Artemisia Absinthium Details

Artemisia Absinthium is the botanical and Latin name for the plant Common Wormwood. The name “Artemisia” originates from the Greek Goddess Artemis, child of Zeus and Apollo’s twin sibling. Artemis was the goddess of forests and hills, of the hunt and also a guardian of children. Artemis was later linked to the moon. It is thought that the Latin “Absinthium” comes from the Ancient Greek for “unenjoyable” or “without sweetness”, referring to wormwood’s bitter taste.

The herb, oil and seeds generally known as Wormwood come from the Common Wormwood plant, a perennial herb which regularly grows in rocky areas and on arid ground in Asia, North Africa as well as the Mediterranean. It has been identified growing in parts of http://absinthe-kit.com North America after scattering from people’s gardens. Various other titles for common wormwood, or Artemisia Absinthium, are armoise, green ginger as well as grande wormwood.

Wormwood plants are pretty, with their silver gray leaves and very small yellow flowers. Wormwood oil is produced in tiny glands within the leaves. The Artemisia selection of plants comes with tarragon, sagebrush, sweet wormwood, Levant wormwood, silver king artemisia, Roman wormwood and southernwood. The Artemisia herbs are members of the Aster class of plants.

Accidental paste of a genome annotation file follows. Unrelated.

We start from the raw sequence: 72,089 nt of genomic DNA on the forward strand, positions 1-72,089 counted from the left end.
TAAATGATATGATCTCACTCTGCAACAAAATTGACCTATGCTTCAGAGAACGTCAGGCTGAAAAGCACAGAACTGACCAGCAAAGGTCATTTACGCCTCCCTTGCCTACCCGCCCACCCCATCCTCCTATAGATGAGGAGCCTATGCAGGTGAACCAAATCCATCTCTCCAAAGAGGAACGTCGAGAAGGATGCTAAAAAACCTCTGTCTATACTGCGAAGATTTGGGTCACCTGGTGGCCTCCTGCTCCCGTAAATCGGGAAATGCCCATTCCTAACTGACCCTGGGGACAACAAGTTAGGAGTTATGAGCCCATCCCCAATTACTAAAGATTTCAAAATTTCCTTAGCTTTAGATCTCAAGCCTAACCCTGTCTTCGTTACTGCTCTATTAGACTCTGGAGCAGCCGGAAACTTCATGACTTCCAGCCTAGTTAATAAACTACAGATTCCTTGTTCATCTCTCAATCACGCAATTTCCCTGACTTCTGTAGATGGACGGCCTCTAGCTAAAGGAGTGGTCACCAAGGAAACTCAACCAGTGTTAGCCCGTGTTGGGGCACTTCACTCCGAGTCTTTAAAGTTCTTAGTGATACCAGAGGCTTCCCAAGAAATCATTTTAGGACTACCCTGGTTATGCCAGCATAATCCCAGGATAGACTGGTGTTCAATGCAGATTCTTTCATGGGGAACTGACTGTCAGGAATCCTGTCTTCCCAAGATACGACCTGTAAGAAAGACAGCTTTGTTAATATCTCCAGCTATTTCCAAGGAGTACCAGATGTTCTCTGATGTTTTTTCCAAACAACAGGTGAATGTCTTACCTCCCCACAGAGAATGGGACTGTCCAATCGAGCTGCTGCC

Wormwood has been used as a herbal medicine since ancient times as well as its medical uses involve:-
– Easing labor pains in females.
– Counteracting poison from toadstools and hemlock.
– As being an antiseptic.
– To help relieve digestive problems also to encourage digestion. Wormwood may be useful in treating people who do not have sufficient gastric acid.
– As being a cardiac stimulant in pharmaceuticals.
– Reducing fevers.
– Being an anthelmintic to discharge intestinal worms.
– As being a tonic.

There is study claiming that wormwood might be good at treating Alzheimer’s disease and Crohn’s disease.

Effects of Artemisia Absinthium

Wormwood is a crucial ingredient in the liquor Absinthe, the Green Fairy, which was banned in lots of countries in the early 1900s. Absinthe is called after this herb which also gives the drink its characteristic bitter taste,

Absinthe was restricted due to its alleged psychedelic effects. It was considered to cause hallucinations and to drive people nuts. Absinthe was also connected to the Bohemian culture of Parisian Montmartre which consists of loose morals, courtesans and artists and writers.

Wormwood has the chemical thujone that’s considered much like THC in the drug cannabis. There’s been an Absinthe revival ever since the 1990s when studies indicated that Absinthe actually only comprised very small levels of thujone and that it would be impossible to drink adequate Absinthe, for the thujone to become harmful, because Absinthe is unquestionably a strong spirit – you would be comatosed first!

Drinking Absinthe is simply safe as drinking any strong spirit nevertheless it ought to be consumed in moderation because it is about doubly strong as whisky and vodka.

Absinthe just is not real Absinthe without Artemisia Absinthium. Many producers make “fake” Absinthes using other herbs and flavorings but these are not the genuine Green Fairy. If you’d like the real thing you should check that they include thujone or Common Wormwood or use essences, like those from AbsintheKit.com, to create your own Absinthe made up of Artemisia Absinthium.